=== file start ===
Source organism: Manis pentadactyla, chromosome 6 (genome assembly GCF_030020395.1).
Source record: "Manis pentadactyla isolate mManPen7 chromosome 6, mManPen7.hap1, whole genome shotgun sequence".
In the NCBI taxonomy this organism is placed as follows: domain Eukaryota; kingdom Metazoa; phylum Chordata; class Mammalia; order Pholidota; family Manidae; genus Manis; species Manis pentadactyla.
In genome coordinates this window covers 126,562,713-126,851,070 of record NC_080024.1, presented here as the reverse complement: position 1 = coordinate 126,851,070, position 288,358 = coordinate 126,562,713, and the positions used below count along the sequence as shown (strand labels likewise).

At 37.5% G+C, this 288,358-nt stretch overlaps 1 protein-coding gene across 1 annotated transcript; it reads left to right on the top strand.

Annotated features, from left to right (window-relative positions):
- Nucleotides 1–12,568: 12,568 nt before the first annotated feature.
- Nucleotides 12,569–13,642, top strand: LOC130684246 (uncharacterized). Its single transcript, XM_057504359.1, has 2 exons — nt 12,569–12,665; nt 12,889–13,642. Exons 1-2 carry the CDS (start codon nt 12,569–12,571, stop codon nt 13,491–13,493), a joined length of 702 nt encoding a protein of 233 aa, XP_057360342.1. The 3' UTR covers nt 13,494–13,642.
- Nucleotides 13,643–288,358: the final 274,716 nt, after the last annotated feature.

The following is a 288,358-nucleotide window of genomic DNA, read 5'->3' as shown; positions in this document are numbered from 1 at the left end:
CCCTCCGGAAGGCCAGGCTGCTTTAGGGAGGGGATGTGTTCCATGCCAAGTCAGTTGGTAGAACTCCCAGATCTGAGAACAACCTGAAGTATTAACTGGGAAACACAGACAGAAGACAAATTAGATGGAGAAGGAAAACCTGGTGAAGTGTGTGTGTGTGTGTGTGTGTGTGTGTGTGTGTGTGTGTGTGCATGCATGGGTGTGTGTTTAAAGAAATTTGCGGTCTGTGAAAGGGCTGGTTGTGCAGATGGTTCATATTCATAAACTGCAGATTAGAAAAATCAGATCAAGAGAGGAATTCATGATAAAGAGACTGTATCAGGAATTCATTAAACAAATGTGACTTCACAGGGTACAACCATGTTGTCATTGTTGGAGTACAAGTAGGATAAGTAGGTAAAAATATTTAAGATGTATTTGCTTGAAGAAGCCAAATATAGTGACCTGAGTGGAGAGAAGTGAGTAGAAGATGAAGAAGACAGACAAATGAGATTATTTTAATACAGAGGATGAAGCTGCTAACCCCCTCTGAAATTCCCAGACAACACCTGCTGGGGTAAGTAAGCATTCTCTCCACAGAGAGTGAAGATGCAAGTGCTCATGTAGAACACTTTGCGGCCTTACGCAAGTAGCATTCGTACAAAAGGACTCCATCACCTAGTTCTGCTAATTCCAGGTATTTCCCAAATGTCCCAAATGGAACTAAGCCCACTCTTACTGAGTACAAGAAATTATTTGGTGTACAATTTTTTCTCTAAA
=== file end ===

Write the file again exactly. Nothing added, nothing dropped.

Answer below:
Source organism: Manis pentadactyla, chromosome 6 (genome assembly GCF_030020395.1).
Source record: "Manis pentadactyla isolate mManPen7 chromosome 6, mManPen7.hap1, whole genome shotgun sequence".
In the NCBI taxonomy this organism is placed as follows: domain Eukaryota; kingdom Metazoa; phylum Chordata; class Mammalia; order Pholidota; family Manidae; genus Manis; species Manis pentadactyla.
In genome coordinates this window covers 126,562,713-126,851,070 of record NC_080024.1, presented here as the reverse complement: position 1 = coordinate 126,851,070, position 288,358 = coordinate 126,562,713, and the positions used below count along the sequence as shown (strand labels likewise).

At 37.5% G+C, this 288,358-nt stretch overlaps 1 protein-coding gene across 1 annotated transcript; it reads left to right on the top strand.

Annotated features, from left to right (window-relative positions):
- Nucleotides 1–12,568: 12,568 nt before the first annotated feature.
- Nucleotides 12,569–13,642, top strand: LOC130684246 (uncharacterized). Its single transcript, XM_057504359.1, has 2 exons — nt 12,569–12,665; nt 12,889–13,642. Exons 1-2 carry the CDS (start codon nt 12,569–12,571, stop codon nt 13,491–13,493), a joined length of 702 nt encoding a protein of 233 aa, XP_057360342.1. The 3' UTR covers nt 13,494–13,642.
- Nucleotides 13,643–288,358: the final 274,716 nt, after the last annotated feature.

The following is a 288,358-nucleotide window of genomic DNA, read 5'->3' as shown; positions in this document are numbered from 1 at the left end:
CCCTCCGGAAGGCCAGGCTGCTTTAGGGAGGGGATGTGTTCCATGCCAAGTCAGTTGGTAGAACTCCCAGATCTGAGAACAACCTGAAGTATTAACTGGGAAACACAGACAGAAGACAAATTAGATGGAGAAGGAAAACCTGGTGAAGTGTGTGTGTGTGTGTGTGTGTGTGTGTGTGTGTGTGTGTGTGCATGCATGGGTGTGTGTTTAAAGAAATTTGCGGTCTGTGAAAGGGCTGGTTGTGCAGATGGTTCATATTCATAAACTGCAGATTAGAAAAATCAGATCAAGAGAGGAATTCATGATAAAGAGACTGTATCAGGAATTCATTAAACAAATGTGACTTCACAGGGTACAACCATGTTGTCATTGTTGGAGTACAAGTAGGATAAGTAGGTAAAAATATTTAAGATGTATTTGCTTGAAGAAGCCAAATATAGTGACCTGAGTGGAGAGAAGTGAGTAGAAGATGAAGAAGACAGACAAATGAGATTATTTTAATACAGAGGATGAAGCTGCTAACCCCCTCTGAAATTCCCAGACAACACCTGCTGGGGTAAGTAAGCATTCTCTCCACAGAGAGTGAAGATGCAAGTGCTCATGTAGAACACTTTGCGGCCTTACGCAAGTAGCATTCGTACAAAAGGACTCCATCACCTAGTTCTGCTAATTCCAGGTATTTCCCAAATGTCCCAAATGGAACTAAGCCCACTCTTACTGAGTACAAGAAATTATTTGGTGTACAATTTTTTCTCTAAA